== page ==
My BIL has a favorite saying: "Don't poke a skunk." Meaning, don't go looking for trouble, stir the pot, etc. I apologize. That was unnecessary and unproductive.

I appreciate your other feedback. It's helpful.

I understand the perspectives voiced by you and featureless re fighting arms.
It's interesting that we are willing to parse, compromise, and surrender ground protected by 2A, but never an inch protected by 1A.

The "in common use" tactic is destined for failure.
State law encroachment on RKB "assault weapons" is the prevailing trend, by which no such arms will eventually be in common use. The smart way for anti-gun people to deal with a "common use" ruling handed down by the courts is to reduce the types of guns in common use.

***

Political success is predicated on pursuit of politically viable objectives.

I posted concerns about the "fighting arms" subject here because I worry that presenting the truth is a potential threat to political viability. You and featureless seem to confirm that concern.

Which leaves a precarious position: avoid truth because it may offend some people you hope to attract, but by avoiding truth you are left with only one other alternative, which is to embrace a strategy that is doomed to fail.

I think the clear solution is to stick with the truth, and to structure things such that viable objectives are prioritized, and volatile issues are only introduced.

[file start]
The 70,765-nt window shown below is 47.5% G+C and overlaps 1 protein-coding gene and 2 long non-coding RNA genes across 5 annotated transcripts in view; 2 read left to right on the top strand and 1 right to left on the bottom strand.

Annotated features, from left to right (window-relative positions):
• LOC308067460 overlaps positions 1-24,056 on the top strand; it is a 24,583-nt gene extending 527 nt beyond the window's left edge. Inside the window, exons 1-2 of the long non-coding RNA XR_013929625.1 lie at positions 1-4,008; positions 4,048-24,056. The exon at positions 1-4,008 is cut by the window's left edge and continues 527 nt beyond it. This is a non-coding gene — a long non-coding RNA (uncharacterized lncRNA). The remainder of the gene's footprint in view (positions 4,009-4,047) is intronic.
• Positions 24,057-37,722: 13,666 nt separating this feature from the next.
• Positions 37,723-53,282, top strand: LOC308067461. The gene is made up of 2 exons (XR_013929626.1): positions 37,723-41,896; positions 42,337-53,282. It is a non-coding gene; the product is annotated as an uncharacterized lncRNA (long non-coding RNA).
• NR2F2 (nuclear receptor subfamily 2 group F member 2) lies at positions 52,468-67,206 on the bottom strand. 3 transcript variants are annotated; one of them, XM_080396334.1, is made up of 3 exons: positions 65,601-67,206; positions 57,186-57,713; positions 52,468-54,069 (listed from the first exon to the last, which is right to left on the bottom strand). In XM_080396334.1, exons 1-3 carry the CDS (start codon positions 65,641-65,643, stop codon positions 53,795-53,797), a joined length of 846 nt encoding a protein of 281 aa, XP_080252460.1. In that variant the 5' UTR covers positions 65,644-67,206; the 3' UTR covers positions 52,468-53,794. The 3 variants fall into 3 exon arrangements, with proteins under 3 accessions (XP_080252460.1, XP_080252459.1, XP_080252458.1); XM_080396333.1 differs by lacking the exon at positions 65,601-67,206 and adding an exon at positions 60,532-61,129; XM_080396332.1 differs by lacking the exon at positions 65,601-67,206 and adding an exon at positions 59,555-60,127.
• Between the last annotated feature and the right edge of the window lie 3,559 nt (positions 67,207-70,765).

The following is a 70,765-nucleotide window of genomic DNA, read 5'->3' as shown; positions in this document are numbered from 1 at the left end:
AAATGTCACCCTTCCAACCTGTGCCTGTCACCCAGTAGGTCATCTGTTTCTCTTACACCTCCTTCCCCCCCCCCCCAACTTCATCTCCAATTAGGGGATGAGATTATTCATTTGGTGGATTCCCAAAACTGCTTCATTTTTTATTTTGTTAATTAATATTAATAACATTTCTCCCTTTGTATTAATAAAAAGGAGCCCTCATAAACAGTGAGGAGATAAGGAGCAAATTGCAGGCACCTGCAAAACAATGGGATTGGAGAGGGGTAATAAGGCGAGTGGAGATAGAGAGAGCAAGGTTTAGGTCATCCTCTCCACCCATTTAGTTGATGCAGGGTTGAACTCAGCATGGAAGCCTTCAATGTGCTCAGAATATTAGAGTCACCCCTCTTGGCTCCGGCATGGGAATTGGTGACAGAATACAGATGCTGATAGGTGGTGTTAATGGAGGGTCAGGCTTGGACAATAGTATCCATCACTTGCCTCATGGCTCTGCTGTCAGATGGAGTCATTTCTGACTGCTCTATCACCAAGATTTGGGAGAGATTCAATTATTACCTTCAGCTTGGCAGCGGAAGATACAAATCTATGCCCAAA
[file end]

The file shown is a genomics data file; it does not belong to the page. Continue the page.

Thanks. Not sure how many people here are interested in discussion of these ideas, but I appreciate the intelligent feedback received so far.

Dave

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Re: California's standard-capacity mag ban challenged

Post by K9s »

I just know enough to know that my state would fight any federal law, and that I have zero influence on how the courts rule. Sittin' here with popcorn hoping no mag cap bans.

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Re: California's standard-capacity mag ban challenged

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Last edited by lurker on Tue Oct 29, 2019 6:12 pm, edited 1 time in total.

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Re: California's standard-capacity mag ban challenged

Post by tonguengroover »

The second amendment is there in case the first amendment ceases to exist.
Buy the ticket; take the ride

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Re: California's standard-capacity mag ban challenged

Post by max129 »

I think all this is a big question of "Where is the tipping point where [I/you/we/anyone-Bueller?Bueller] will cease to cooperate" and accommodate some new erosion of a fundamental right.

First they came for the Communists
And I did not speak out
Because I was not a Communist

Then they came for the Socialists
And I did not speak out
Because I was not a Socialist

Then they came for the trade unionists
And I did not speak out
Because I was not a trade unionist

Then they came for the Jews
And I did not speak out
Because I was not a Jew

Then they came for me
And there was no one left
To speak out for me

--- Martin Niemöller
I do not today know where the line is for me. I believe the erosions of rights are currently strongest in:

Amendment IV - unreasonable search (surveillance)

Amendment VI - speedy trial

Amendment VIII - excessive bail -and- immoral sentences for non-violent crimes

I do believe Amendment II is under threat, and has been regulated into near oblivion in California and Massachusetts, but is not under the same level of erosion as Amendment IV.

When Apple Computer took a principled stand on the 4th Amendment, the popular support for their position was very weak. I was proud as hell about what they did. My sentiments were not widely shared.